I must give the director, Brighton Nicole Sloan, credit for a number of great choices. Though a preview performance, such as the one I saw, may have some glitches, there were very few, and they never interfered. There was a delay in turning down the house lights at the opening, that almost created a sense of a false start. But once begun, the action used the whole space, and never lagged. The denouement seemed a touch long, and could use some tightening up, whether by the director, the writer, or both. The men in the cast convincingly changed characters with just a couple of costume pieces. The French Dauphin’s imposter scene was handled with great humor. The original music by Echo co-founder, Julianna Blake, was pleasantly ethereal and appropriately used. Great tension was created when Joan, wounded by an arrow, proceeds to remove it herself. And I thought it a brilliant metaphor when a heavy rope was used by the guards like a cat’s cradle to entwine the tortured Joan. It added a macabre carnival edge to Joan’s suffering at the hands of the English. For most of the audience, I’m sure it’s not a spoiler to mention Joan’s death by fire. It was handled so well. Cradled in Catherine’s lap, the lights flickered in flame and shadow across Joan’s face. Coupled with Toronto’s well-measured, heartrending cries, Joan’s suffering vibrated through the theatre. The effect was palpable.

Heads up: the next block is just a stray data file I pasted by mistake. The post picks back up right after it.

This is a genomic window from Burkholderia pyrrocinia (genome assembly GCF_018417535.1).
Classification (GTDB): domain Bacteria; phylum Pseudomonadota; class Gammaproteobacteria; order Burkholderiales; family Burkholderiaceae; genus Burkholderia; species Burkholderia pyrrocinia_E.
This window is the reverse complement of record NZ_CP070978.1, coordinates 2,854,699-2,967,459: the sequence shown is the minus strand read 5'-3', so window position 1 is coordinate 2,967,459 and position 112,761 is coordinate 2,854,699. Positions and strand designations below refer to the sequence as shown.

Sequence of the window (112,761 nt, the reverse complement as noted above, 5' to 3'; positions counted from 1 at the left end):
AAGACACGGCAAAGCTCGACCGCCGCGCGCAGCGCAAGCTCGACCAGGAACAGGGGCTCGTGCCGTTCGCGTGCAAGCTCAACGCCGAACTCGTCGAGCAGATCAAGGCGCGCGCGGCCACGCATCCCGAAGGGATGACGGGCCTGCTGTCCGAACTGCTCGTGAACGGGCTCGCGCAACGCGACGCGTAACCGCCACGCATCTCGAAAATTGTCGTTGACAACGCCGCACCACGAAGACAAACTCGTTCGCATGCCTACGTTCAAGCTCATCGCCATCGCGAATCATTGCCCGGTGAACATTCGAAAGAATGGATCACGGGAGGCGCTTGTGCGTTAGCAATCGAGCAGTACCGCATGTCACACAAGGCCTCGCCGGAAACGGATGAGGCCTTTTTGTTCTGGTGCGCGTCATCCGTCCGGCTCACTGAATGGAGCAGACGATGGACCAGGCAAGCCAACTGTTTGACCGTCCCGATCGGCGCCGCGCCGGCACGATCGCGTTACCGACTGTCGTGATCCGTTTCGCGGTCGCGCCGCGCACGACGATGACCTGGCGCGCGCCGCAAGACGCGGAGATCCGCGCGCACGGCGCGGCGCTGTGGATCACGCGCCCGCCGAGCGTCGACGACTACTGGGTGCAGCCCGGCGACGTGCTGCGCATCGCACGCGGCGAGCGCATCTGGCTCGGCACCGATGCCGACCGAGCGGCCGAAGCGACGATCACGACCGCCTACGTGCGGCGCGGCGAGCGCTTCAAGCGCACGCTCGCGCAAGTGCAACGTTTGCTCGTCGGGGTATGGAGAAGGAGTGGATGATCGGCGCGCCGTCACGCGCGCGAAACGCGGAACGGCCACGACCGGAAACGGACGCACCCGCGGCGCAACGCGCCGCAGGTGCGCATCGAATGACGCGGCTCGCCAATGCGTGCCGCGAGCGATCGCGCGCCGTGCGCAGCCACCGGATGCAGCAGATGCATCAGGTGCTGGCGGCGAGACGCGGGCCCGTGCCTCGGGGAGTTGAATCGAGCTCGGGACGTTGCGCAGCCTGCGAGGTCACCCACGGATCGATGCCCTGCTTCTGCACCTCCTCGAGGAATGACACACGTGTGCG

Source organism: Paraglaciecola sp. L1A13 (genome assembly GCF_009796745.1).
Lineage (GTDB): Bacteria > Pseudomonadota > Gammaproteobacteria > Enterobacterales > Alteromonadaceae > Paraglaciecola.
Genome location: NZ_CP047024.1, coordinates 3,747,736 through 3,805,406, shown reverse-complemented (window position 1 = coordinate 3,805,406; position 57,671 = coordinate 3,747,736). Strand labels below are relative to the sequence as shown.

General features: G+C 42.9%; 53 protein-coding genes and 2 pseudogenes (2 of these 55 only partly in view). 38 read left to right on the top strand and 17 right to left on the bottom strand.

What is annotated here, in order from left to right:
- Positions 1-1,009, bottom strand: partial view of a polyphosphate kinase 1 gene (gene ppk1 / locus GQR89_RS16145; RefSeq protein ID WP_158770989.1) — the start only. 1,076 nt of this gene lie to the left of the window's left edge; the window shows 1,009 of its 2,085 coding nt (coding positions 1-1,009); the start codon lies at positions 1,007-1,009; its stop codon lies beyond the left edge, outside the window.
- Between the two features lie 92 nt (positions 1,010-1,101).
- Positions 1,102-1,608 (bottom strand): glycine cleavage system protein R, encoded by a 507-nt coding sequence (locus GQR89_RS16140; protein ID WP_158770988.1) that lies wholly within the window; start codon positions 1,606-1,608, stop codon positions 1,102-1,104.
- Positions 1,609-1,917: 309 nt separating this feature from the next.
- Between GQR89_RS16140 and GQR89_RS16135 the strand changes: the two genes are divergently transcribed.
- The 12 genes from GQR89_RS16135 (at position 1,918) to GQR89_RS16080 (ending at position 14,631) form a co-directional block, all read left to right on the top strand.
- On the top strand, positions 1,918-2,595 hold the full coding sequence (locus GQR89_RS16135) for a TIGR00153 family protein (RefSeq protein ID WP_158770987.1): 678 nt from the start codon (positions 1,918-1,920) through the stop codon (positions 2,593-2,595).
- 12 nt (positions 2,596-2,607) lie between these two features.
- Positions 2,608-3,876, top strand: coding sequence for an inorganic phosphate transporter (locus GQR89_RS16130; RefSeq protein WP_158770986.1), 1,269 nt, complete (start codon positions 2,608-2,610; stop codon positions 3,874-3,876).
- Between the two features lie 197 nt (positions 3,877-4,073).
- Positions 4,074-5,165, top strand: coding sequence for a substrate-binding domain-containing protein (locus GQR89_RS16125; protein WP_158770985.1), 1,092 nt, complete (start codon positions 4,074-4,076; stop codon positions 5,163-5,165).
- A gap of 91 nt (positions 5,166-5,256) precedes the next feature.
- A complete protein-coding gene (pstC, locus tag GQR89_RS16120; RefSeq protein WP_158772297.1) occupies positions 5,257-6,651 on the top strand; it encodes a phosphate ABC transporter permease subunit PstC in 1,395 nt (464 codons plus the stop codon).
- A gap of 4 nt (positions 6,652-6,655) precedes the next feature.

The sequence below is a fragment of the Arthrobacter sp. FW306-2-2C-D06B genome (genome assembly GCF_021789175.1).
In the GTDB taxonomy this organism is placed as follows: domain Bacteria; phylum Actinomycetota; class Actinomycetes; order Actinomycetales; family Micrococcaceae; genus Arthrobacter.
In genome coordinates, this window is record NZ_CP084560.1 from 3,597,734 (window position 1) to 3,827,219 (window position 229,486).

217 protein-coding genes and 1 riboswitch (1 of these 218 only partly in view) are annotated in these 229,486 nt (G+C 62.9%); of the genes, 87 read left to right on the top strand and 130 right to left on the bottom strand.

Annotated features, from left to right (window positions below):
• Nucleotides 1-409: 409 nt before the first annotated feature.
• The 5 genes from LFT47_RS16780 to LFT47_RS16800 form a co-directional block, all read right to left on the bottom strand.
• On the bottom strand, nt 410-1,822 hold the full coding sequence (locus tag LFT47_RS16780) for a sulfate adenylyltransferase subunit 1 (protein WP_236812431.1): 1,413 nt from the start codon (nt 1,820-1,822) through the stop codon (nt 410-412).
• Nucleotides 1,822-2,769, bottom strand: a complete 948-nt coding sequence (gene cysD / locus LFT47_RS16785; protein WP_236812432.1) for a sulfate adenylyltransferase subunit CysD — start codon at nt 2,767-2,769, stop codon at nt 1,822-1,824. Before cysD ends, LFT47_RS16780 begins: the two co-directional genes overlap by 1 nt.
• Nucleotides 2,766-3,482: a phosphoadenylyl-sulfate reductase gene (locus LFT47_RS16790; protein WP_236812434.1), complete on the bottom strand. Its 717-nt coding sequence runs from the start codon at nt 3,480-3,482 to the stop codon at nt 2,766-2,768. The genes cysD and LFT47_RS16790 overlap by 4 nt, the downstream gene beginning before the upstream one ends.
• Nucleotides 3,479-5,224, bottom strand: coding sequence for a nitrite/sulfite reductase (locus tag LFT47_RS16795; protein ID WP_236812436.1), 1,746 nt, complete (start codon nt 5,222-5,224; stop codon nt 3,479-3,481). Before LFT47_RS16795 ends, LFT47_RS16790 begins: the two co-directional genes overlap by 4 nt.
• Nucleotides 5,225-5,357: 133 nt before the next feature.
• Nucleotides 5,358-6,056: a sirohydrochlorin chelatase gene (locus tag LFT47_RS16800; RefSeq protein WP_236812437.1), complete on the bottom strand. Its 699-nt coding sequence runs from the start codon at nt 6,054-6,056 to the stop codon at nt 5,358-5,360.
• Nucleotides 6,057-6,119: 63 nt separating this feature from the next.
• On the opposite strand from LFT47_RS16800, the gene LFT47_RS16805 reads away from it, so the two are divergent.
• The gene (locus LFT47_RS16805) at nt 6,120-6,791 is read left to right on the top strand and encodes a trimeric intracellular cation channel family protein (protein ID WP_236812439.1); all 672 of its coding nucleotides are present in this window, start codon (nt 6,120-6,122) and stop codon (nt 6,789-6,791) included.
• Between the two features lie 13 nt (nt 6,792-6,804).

For people of faith, this production is a vehicle of renewal, just as effective as the Christmas Story. I think it is appropriate and inspiring and a nice break from the usual saccharine fare typically offered at this time of year. Several in the audience were visibly moved when the lights came up after curtain call. Ultimately, Martyr’s Crossing is a well written, carefully thought out story about the mysterious, sometimes ambiguous nature of faith, about glory, their power to inspire, and how, where – or whether – we, too, have a part in it.